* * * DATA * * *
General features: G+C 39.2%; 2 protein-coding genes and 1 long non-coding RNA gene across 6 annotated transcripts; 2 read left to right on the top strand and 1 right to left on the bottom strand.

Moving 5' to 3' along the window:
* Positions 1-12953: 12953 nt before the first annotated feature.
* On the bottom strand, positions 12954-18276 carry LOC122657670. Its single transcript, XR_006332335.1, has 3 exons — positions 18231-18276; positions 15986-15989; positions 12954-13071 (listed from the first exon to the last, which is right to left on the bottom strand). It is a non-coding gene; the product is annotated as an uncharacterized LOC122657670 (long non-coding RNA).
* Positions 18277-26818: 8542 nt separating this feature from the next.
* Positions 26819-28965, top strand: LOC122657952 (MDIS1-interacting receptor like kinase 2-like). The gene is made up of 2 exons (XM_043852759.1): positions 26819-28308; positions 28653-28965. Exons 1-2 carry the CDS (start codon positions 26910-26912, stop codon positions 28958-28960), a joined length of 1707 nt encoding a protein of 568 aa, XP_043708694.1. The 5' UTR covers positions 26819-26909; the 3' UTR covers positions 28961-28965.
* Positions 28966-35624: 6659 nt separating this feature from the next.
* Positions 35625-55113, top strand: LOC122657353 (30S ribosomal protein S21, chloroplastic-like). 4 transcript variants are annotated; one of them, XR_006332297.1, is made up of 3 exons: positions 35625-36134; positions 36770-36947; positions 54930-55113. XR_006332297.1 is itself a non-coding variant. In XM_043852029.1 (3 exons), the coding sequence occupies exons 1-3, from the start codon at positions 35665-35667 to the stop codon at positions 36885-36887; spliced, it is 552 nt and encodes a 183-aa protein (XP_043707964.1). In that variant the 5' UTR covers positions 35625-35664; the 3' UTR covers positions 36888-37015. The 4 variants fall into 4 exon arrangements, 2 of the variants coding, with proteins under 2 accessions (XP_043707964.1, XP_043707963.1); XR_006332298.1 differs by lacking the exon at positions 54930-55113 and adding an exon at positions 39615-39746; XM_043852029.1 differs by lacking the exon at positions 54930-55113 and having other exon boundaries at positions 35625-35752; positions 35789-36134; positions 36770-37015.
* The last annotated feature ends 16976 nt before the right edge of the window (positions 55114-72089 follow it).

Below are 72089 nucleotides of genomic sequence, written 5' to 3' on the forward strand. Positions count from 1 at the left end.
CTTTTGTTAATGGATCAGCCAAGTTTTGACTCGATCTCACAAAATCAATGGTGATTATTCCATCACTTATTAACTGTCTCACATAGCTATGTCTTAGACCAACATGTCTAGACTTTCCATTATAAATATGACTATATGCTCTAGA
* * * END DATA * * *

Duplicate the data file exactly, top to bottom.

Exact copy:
General features: G+C 39.2%; 2 protein-coding genes and 1 long non-coding RNA gene across 6 annotated transcripts; 2 read left to right on the top strand and 1 right to left on the bottom strand.

Moving 5' to 3' along the window:
* Positions 1-12953: 12953 nt before the first annotated feature.
* On the bottom strand, positions 12954-18276 carry LOC122657670. Its single transcript, XR_006332335.1, has 3 exons — positions 18231-18276; positions 15986-15989; positions 12954-13071 (listed from the first exon to the last, which is right to left on the bottom strand). It is a non-coding gene; the product is annotated as an uncharacterized LOC122657670 (long non-coding RNA).
* Positions 18277-26818: 8542 nt separating this feature from the next.
* Positions 26819-28965, top strand: LOC122657952 (MDIS1-interacting receptor like kinase 2-like). The gene is made up of 2 exons (XM_043852759.1): positions 26819-28308; positions 28653-28965. Exons 1-2 carry the CDS (start codon positions 26910-26912, stop codon positions 28958-28960), a joined length of 1707 nt encoding a protein of 568 aa, XP_043708694.1. The 5' UTR covers positions 26819-26909; the 3' UTR covers positions 28961-28965.
* Positions 28966-35624: 6659 nt separating this feature from the next.
* Positions 35625-55113, top strand: LOC122657353 (30S ribosomal protein S21, chloroplastic-like). 4 transcript variants are annotated; one of them, XR_006332297.1, is made up of 3 exons: positions 35625-36134; positions 36770-36947; positions 54930-55113. XR_006332297.1 is itself a non-coding variant. In XM_043852029.1 (3 exons), the coding sequence occupies exons 1-3, from the start codon at positions 35665-35667 to the stop codon at positions 36885-36887; spliced, it is 552 nt and encodes a 183-aa protein (XP_043707964.1). In that variant the 5' UTR covers positions 35625-35664; the 3' UTR covers positions 36888-37015. The 4 variants fall into 4 exon arrangements, 2 of the variants coding, with proteins under 2 accessions (XP_043707964.1, XP_043707963.1); XR_006332298.1 differs by lacking the exon at positions 54930-55113 and adding an exon at positions 39615-39746; XM_043852029.1 differs by lacking the exon at positions 54930-55113 and having other exon boundaries at positions 35625-35752; positions 35789-36134; positions 36770-37015.
* The last annotated feature ends 16976 nt before the right edge of the window (positions 55114-72089 follow it).

Below are 72089 nucleotides of genomic sequence, written 5' to 3' on the forward strand. Positions count from 1 at the left end.
CTTTTGTTAATGGATCAGCCAAGTTTTGACTCGATCTCACAAAATCAATGGTGATTATTCCATCACTTATTAACTGTCTCACATAGCTATGTCTTAGACCAACATGTCTAGACTTTCCATTATAAATATGACTATATGCTCTAGA